In spite of this, none of the medieval Jewish philosophers doubted the existence of angels. Indeed, there was no reason for them to do so, as they had managed to insert them into their philosophic systems as intermediary beings leading up to the Supreme Intelligence. All that was necessary was to identify the angels of the Bible with the "ideas" of Plato or the "rulers of the spheres," the "separate intelligences" of Aristotle. By this one step the existence of angels as cosmic powers was proved to be a logical necessity. The ten rulers of the spheres even corresponded with the ten orders of angels in the cosmography of the Jewish, Mohammedan, and Christian school-men. The only difference between the Aristotelian and the rabbinical views was that the former held the cosmic powers to be eternal; the latter, that they were created.
In both Biblical and rabbinical literature the angels are usually conceived of as purely spiritual powers superior to man. Maimonides, however, following his rationalistic method, declared them to be simply products of the imagination, the hypostases of figurative expressions which were not meant to be taken literally. To him every force and element of nature is an angel or messenger of God. In this way the entire angelology of the Bible, including even Ezekiel's vision of the heavenly chariot (the Merkabah), in becoming a part of the Maimonidean system turns into natural philosophy pure and simple. Of course, Saadia, Jehuda ha Levi, and Gabirol do not share this rationalistic view. To them the angels are either cosmic powers of an ethereal substance, endowed with everlasting life, or living beings created by God for special purposes.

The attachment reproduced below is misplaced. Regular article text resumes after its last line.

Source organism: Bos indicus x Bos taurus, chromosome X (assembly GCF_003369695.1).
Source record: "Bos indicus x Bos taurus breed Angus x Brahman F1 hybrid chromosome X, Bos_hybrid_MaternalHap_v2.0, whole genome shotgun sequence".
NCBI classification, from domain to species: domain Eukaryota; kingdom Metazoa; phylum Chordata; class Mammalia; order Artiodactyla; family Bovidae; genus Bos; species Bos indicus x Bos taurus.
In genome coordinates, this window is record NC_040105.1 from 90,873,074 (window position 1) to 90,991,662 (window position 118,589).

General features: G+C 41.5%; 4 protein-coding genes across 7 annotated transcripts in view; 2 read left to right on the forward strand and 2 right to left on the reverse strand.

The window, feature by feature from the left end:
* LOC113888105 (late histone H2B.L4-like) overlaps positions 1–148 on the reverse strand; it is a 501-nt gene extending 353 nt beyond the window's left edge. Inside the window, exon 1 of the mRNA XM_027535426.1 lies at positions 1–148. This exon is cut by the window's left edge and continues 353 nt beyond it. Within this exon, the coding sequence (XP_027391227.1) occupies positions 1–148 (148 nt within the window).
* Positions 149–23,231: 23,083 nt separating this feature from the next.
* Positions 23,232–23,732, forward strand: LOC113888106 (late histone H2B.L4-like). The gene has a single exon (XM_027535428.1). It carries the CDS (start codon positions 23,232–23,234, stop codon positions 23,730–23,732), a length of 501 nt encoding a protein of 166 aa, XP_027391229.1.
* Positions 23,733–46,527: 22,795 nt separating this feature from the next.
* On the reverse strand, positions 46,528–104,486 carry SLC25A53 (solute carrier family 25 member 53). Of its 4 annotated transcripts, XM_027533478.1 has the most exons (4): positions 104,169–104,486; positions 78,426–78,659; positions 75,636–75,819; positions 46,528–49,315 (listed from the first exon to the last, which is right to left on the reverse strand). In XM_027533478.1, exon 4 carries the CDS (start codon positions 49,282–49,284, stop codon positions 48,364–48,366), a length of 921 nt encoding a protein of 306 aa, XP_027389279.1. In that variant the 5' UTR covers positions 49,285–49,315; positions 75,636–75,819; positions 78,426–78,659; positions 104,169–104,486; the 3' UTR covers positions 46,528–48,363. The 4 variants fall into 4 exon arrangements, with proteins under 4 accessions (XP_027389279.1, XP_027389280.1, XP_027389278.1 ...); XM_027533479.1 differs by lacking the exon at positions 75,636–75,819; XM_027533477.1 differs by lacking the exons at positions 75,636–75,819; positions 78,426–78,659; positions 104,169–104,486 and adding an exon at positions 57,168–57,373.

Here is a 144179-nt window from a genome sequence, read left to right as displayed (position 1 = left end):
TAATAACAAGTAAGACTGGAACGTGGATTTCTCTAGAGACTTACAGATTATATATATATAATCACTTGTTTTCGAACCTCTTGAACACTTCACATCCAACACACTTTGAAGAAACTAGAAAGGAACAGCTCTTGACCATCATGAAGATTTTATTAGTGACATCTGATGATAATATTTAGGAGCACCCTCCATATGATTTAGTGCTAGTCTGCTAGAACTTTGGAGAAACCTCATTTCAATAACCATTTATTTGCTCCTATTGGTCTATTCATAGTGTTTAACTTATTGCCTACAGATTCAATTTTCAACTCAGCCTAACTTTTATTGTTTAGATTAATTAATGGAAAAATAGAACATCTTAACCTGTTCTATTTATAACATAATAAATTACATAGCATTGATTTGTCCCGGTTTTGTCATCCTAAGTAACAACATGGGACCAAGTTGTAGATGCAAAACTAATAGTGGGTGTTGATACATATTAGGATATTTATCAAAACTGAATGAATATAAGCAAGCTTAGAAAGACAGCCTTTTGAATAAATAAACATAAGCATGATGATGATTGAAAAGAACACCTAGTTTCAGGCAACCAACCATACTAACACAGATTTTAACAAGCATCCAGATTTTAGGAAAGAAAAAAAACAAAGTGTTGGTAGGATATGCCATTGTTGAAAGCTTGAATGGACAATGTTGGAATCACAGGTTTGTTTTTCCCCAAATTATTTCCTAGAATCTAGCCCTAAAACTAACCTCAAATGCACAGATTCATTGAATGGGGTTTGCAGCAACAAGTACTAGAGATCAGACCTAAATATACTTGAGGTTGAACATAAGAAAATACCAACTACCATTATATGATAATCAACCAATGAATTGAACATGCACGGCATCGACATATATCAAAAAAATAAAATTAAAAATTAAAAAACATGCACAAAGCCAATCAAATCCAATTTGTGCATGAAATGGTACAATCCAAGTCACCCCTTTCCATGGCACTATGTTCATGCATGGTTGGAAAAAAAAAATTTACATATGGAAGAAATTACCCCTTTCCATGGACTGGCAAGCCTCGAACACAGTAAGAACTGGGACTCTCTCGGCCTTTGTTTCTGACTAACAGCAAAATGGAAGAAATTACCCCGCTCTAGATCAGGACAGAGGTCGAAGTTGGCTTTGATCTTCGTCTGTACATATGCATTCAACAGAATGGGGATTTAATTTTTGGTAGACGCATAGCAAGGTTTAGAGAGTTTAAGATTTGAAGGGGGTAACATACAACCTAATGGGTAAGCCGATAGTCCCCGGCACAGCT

The later Cabbalistic lore extended the realm of the celestial spirits still more, creating new names of angels for its mystical system and its magical practices. Yet in this magic it subordinated the angels to man. In fact, it followed Saadia largely in this, making man the center and pinnacle of the work of creation, in fact, the very mirror of the Creator.
For our modern viewpoint the existence of angels is a question of psychology rather than of theology. The old Babylonian world has vanished, with its heaven as the dwelling place of God, its earth for man, and its nether world for the shades and demons. The world in which we live knows no above or beneath, no heaven or hell, no host of good and evil spirits moving about to help or hurt man. It sees matter and energy working everywhere after the same immutable laws through an infinitude of space and time, a universe ever evolving new orbs of light, engendering and transforming worlds without number and without end. There is no place in infinite space for a heaven or for a celestial throne. A world of law and of process does not need a living ladder to lead from the earth below to God on high. Though the stars be peopled with souls superior to ours, still they cannot stand nearer to God than does man with his freedom, his moral striving, his visions of the highest and the best. Through man's spiritual nature God, too, is recognized as a Spirit; through man's moral consciousness God is conceived of as the Ruler of a moral world; but this same process at once does away with the need for any other spirits or divine powers beside Him. God alone has become the object of human longing. Man feels akin to His God who is ever near; he learns to know Him ever better. He can dispense with the angelic hosts. As they return to the fiery stream of poetic imagination whence they emerged, nebulous figures of a glorious world that has vanished, man rises above angel and Seraph by his own power to the dignity of a servant, nay, a child of God. Indeed, as the rabbis said, the prophets, sages, and seers are the true messengers of God, the angels who do His service.